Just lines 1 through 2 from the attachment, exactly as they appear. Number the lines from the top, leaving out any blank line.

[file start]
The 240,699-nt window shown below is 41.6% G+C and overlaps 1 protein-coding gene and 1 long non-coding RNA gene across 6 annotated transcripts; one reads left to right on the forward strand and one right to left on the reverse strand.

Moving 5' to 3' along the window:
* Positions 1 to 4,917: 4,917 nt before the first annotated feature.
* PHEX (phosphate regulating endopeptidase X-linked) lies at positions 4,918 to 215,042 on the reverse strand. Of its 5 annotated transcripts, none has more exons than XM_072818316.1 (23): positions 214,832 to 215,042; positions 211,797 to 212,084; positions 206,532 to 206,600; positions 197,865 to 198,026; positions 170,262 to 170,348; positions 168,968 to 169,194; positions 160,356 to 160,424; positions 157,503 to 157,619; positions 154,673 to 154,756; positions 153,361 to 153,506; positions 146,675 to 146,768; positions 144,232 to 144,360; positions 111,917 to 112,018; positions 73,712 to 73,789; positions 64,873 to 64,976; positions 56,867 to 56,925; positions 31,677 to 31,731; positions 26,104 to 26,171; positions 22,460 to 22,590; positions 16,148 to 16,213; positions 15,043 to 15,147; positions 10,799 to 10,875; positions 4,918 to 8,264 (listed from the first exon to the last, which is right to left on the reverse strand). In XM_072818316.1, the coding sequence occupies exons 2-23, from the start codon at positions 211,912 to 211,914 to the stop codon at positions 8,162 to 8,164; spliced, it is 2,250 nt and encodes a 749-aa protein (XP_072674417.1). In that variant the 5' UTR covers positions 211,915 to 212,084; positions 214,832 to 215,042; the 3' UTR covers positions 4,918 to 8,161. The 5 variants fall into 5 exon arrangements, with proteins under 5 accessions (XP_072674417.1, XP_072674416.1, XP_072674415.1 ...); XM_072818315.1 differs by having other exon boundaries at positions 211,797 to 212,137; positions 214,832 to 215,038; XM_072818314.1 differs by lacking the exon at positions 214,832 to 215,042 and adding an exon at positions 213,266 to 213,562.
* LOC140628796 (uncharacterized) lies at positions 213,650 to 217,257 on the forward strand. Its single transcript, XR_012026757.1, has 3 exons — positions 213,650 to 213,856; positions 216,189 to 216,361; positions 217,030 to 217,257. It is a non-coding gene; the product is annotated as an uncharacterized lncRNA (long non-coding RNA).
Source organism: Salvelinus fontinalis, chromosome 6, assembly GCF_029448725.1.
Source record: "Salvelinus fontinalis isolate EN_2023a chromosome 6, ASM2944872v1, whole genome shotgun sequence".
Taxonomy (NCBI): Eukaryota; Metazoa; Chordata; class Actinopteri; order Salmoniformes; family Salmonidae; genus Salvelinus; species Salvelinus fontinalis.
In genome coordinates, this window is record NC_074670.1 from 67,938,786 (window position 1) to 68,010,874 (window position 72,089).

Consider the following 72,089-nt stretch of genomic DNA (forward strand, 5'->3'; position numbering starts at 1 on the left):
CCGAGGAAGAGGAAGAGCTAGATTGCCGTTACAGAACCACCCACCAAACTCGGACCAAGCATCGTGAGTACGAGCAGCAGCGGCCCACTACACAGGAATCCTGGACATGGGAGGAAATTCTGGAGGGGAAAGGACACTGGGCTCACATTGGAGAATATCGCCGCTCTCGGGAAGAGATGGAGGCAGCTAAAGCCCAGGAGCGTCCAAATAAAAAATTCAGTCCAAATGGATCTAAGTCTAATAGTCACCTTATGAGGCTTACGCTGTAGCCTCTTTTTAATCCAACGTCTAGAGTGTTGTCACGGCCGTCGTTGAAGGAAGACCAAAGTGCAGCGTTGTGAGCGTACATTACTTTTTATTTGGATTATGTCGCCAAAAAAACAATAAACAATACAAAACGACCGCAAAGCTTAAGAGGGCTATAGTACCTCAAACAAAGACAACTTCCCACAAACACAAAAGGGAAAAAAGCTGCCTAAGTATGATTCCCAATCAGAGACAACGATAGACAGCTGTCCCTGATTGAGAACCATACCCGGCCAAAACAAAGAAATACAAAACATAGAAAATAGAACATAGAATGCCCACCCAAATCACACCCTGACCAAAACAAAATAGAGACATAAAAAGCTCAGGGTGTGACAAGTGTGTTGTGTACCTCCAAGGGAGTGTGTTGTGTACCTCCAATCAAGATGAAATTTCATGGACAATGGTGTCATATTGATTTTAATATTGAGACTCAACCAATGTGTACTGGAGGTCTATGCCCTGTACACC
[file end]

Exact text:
The 240,699-nt window shown below is 41.6% G+C and overlaps 1 protein-coding gene and 1 long non-coding RNA gene across 6 annotated transcripts; one reads left to right on the forward strand and one right to left on the reverse strand.

Moving 5' to 3' along the window: